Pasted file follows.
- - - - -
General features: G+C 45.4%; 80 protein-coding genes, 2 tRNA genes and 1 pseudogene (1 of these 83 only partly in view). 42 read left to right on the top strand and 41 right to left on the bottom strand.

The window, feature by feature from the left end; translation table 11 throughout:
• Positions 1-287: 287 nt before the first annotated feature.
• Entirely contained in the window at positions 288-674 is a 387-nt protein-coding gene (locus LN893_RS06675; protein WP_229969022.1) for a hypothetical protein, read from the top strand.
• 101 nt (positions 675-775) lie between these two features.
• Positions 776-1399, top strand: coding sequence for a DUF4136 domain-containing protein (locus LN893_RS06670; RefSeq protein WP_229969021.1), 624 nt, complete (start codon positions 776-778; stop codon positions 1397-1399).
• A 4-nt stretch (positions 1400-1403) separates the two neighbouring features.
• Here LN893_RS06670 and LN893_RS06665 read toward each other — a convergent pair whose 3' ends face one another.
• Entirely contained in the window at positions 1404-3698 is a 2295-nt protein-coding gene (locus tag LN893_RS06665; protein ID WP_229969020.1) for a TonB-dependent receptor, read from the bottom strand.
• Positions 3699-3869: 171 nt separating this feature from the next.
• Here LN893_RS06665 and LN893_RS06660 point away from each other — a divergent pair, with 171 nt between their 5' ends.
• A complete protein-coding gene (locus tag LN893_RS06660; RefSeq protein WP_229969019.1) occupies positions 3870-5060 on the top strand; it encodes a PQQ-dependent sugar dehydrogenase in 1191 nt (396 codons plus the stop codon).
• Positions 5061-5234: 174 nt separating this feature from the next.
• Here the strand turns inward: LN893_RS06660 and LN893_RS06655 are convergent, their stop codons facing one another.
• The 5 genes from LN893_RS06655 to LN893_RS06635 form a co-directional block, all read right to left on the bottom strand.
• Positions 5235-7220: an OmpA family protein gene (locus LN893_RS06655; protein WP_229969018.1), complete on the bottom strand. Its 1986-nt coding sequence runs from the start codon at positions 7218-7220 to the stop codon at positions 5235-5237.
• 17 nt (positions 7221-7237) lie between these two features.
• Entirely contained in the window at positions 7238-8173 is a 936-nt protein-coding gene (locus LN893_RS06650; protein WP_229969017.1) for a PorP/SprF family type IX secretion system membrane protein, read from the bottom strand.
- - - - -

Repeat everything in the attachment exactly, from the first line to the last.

General features: G+C 45.4%; 80 protein-coding genes, 2 tRNA genes and 1 pseudogene (1 of these 83 only partly in view). 42 read left to right on the top strand and 41 right to left on the bottom strand.

The window, feature by feature from the left end; translation table 11 throughout:
• Positions 1-287: 287 nt before the first annotated feature.
• Entirely contained in the window at positions 288-674 is a 387-nt protein-coding gene (locus LN893_RS06675; protein WP_229969022.1) for a hypothetical protein, read from the top strand.
• 101 nt (positions 675-775) lie between these two features.
• Positions 776-1399, top strand: coding sequence for a DUF4136 domain-containing protein (locus LN893_RS06670; RefSeq protein WP_229969021.1), 624 nt, complete (start codon positions 776-778; stop codon positions 1397-1399).
• A 4-nt stretch (positions 1400-1403) separates the two neighbouring features.
• Here LN893_RS06670 and LN893_RS06665 read toward each other — a convergent pair whose 3' ends face one another.
• Entirely contained in the window at positions 1404-3698 is a 2295-nt protein-coding gene (locus tag LN893_RS06665; protein ID WP_229969020.1) for a TonB-dependent receptor, read from the bottom strand.
• Positions 3699-3869: 171 nt separating this feature from the next.
• Here LN893_RS06665 and LN893_RS06660 point away from each other — a divergent pair, with 171 nt between their 5' ends.
• A complete protein-coding gene (locus tag LN893_RS06660; RefSeq protein WP_229969019.1) occupies positions 3870-5060 on the top strand; it encodes a PQQ-dependent sugar dehydrogenase in 1191 nt (396 codons plus the stop codon).
• Positions 5061-5234: 174 nt separating this feature from the next.
• Here the strand turns inward: LN893_RS06660 and LN893_RS06655 are convergent, their stop codons facing one another.
• The 5 genes from LN893_RS06655 to LN893_RS06635 form a co-directional block, all read right to left on the bottom strand.
• Positions 5235-7220: an OmpA family protein gene (locus LN893_RS06655; protein WP_229969018.1), complete on the bottom strand. Its 1986-nt coding sequence runs from the start codon at positions 7218-7220 to the stop codon at positions 5235-5237.
• 17 nt (positions 7221-7237) lie between these two features.
• Entirely contained in the window at positions 7238-8173 is a 936-nt protein-coding gene (locus LN893_RS06650; protein WP_229969017.1) for a PorP/SprF family type IX secretion system membrane protein, read from the bottom strand.